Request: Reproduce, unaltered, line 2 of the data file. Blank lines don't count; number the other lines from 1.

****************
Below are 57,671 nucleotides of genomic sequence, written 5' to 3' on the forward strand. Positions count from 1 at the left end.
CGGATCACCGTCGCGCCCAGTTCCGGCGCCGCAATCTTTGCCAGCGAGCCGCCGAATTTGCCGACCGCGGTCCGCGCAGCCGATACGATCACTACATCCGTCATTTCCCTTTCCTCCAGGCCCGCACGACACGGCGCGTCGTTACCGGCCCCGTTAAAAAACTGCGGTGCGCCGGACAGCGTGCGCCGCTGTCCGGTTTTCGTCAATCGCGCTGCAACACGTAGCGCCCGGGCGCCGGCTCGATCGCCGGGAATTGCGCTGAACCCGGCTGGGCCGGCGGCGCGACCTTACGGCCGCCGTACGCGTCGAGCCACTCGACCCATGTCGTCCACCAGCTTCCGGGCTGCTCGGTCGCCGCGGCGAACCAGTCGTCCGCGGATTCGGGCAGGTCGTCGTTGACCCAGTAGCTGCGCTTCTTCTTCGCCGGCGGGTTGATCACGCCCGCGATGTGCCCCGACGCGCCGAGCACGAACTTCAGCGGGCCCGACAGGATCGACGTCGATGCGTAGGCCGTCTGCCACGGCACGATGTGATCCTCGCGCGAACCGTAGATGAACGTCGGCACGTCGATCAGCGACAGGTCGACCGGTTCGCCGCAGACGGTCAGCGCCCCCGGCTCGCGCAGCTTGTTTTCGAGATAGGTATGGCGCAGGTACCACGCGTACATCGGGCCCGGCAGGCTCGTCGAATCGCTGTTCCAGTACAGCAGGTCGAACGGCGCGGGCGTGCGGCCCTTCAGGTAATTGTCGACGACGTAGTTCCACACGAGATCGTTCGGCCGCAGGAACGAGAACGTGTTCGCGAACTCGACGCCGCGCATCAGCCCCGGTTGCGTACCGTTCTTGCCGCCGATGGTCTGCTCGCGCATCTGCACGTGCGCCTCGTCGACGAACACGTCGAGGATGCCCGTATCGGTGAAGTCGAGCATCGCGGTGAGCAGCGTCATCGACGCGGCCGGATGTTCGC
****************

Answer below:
CGGATCACCGTCGCGCCCAGTTCCGGCGCCGCAATCTTTGCCAGCGAGCCGCCGAATTTGCCGACCGCGGTCCGCGCAGCCGATACGATCACTACATCCGTCATTTCCCTTTCCTCCAGGCCCGCACGACACGGCGCGTCGTTACCGGCCCCGTTAAAAAACTGCGGTGCGCCGGACAGCGTGCGCCGCTGTCCGGTTTTCGTCAATCGCGCTGCAACACGTAGCGCCCGGGCGCCGGCTCGATCGCCGGGAATTGCGCTGAACCCGGCTGGGCCGGCGGCGCGACCTTACGGCCGCCGTACGCGTCGAGCCACTCGACCCATGTCGTCCACCAGCTTCCGGGCTGCTCGGTCGCCGCGGCGAACCAGTCGTCCGCGGATTCGGGCAGGTCGTCGTTGACCCAGTAGCTGCGCTTCTTCTTCGCCGGCGGGTTGATCACGCCCGCGATGTGCCCCGACGCGCCGAGCACGAACTTCAGCGGGCCCGACAGGATCGACGTCGATGCGTAGGCCGTCTGCCACGGCACGATGTGATCCTCGCGCGAACCGTAGATGAACGTCGGCACGTCGATCAGCGACAGGTCGACCGGTTCGCCGCAGACGGTCAGCGCCCCCGGCTCGCGCAGCTTGTTTTCGAGATAGGTATGGCGCAGGTACCACGCGTACATCGGGCCCGGCAGGCTCGTCGAATCGCTGTTCCAGTACAGCAGGTCGAACGGCGCGGGCGTGCGGCCCTTCAGGTAATTGTCGACGACGTAGTTCCACACGAGATCGTTCGGCCGCAGGAACGAGAACGTGTTCGCGAACTCGACGCCGCGCATCAGCCCCGGTTGCGTACCGTTCTTGCCGCCGATGGTCTGCTCGCGCATCTGCACGTGCGCCTCGTCGACGAACACGTCGAGGATGCCCGTATCGGTGAAGTCGAGCATCGCGGTGAGCAGCGTCATCGACGCGGCCGGATGTTCGC